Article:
• « previous |
  • next »

Get personal or don’t bother

19 Mar 2018 by Steven Giannoulis

I recently got a ‘Dear Valued Client’ letter from a supplier offering me a discount for the next time I used their services. It’s a supplier we work with lots and have done for a long time. I suspect they’d be horrified to know that their letter was the catalyst that finally led us to look elsewhere.

Valued client graphic


I’m sure they had good intentions – after all they were trying to reward my loyalty by giving me a discount – but little did they realise that this communication reinforced my niggling feeling that they really didn’t give a shit about me or what I wanted.

The problem started at the top of the letter when they didn’t even bother to use my name. The Dear Valued Client introduction suggested this was a mass-mailing to all their clients, and I was ‘important’ enough to be a line in their spreadsheet. This did nothing to make me feel known, let alone valued.

The truth is they know who I am - they used my name on the address sticker – so how much effort would it have taken to address the letter Dear Steven?  It’s just an extra field in their mail merge that could have set the communication off in the right way.

Secondly, the letter gave me no indication that they understood the nature of our relationship. They talked about how long they’d been offering their services and proceeded to list them all. We use some of these services but most of the stuff on their list had nothing to do with us. I would have liked to see something that acknowledged that we’d been working together for X years and that they partnered us with services X, Y and Z.

And finally, the simple percentage discount offer failed to acknowledge what was important to me in working with them. They might as well have offered a free set of steak-knives in terms of relevancy for our relationship.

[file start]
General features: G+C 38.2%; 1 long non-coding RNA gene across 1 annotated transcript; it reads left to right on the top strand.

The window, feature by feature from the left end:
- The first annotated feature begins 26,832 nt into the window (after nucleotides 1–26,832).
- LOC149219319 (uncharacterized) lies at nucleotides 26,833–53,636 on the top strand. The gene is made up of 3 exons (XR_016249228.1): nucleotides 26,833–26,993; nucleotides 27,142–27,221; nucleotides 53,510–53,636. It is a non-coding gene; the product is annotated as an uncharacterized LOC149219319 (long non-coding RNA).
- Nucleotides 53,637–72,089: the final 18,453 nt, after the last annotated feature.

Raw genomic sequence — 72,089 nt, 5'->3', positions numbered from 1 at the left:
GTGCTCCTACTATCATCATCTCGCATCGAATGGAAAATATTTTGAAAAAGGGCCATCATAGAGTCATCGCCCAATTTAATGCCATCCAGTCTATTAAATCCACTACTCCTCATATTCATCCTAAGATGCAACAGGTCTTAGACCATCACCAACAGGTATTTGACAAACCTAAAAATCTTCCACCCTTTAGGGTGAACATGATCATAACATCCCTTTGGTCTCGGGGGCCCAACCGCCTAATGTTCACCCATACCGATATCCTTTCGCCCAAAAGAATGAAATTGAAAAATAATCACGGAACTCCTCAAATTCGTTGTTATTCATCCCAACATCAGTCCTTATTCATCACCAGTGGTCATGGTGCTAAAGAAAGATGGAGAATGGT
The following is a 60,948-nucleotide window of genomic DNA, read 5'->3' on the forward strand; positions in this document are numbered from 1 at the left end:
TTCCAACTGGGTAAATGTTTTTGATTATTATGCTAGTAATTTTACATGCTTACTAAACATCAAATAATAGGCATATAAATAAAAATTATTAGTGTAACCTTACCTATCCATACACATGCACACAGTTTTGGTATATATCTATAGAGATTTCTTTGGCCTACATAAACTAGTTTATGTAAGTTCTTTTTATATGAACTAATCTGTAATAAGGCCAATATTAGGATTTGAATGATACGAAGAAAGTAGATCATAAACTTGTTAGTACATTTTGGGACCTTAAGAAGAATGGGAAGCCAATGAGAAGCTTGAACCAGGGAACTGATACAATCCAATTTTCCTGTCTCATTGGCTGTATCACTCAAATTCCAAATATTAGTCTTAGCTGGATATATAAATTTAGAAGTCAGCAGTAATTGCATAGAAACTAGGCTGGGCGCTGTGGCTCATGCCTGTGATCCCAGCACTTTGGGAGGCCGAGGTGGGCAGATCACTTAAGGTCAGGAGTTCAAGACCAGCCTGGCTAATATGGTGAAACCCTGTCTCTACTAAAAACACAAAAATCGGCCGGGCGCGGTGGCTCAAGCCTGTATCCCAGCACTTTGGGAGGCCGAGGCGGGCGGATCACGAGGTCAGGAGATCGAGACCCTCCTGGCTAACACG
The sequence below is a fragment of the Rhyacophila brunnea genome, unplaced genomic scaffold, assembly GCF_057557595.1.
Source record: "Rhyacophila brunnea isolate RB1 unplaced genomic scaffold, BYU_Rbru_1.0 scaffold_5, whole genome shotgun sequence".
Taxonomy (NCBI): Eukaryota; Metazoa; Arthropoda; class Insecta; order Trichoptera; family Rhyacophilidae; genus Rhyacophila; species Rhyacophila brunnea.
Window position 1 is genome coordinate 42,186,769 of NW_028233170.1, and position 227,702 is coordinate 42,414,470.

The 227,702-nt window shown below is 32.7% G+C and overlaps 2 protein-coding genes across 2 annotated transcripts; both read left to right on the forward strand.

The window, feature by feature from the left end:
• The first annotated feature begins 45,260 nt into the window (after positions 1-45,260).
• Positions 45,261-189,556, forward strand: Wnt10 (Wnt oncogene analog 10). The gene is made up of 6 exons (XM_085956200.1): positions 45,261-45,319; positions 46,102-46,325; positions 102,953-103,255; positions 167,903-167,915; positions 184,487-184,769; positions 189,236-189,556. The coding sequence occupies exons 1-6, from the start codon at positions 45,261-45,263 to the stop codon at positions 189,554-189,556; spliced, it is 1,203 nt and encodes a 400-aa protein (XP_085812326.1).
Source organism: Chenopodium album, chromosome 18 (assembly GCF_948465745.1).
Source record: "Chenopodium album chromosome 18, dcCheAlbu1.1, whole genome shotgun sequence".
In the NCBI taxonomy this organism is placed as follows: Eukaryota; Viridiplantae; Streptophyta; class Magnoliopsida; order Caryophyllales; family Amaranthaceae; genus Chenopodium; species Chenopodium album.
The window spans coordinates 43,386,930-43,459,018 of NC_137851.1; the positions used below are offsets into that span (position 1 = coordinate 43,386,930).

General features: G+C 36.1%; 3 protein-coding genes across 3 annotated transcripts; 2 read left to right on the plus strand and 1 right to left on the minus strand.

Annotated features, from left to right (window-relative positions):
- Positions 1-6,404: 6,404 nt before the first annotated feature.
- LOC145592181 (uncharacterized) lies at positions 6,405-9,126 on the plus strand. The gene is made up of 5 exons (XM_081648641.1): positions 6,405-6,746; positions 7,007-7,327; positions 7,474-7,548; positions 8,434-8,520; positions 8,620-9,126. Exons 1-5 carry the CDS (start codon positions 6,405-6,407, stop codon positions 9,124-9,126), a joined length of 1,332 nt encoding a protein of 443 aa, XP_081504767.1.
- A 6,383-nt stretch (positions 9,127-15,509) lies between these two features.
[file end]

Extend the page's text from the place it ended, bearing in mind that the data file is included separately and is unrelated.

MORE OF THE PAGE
Here’s how I think this should have gone. First, I would have chosen a different communication medium. We have a relationship manager and I think something that is designed to make me feel personally valued should have come from them, face-to-face or at the very least by phone. This would also avoid the generic message issue, as the relationship manager can talk about specific things that demonstrates how they value our relationship.

For a while I’ve been talking to this company about a couple of things that were bugging me. They could have easily rewarded me by addressing just one of these things. Now that would have told me that they’d listened and understood me (and probably cost them less than the discount).

Technology has made communicating much easier but the fundamentals of thinking about your audience and what you want them to think, feel and do hasn’t. Relationships are always personal so if you want to tell me I’m valued, show me and make me feel it, otherwise don’t bother.

Filter by tag:

Angels and devils

09 Apr 2018 by Paul Saris
Angels and devils

  ' Angels and devils ' is how one of my clients organises her stakeholders.   She’d prefer everyone to be an angel, a person that supports the cause, has bought into the process, actively engages....

Where are all your photos and logos when you want them?

17 Oct 2017 by Rainer Leisky
Where are all your photos and logos when you want them?

We’ve all been there. You’re racing through ten major projects and you need to get through them as efficiently as humanly possible. And for this one, you need some images from your company’s photo library and...

Keep up to date/

Subscribe to our latest posts here.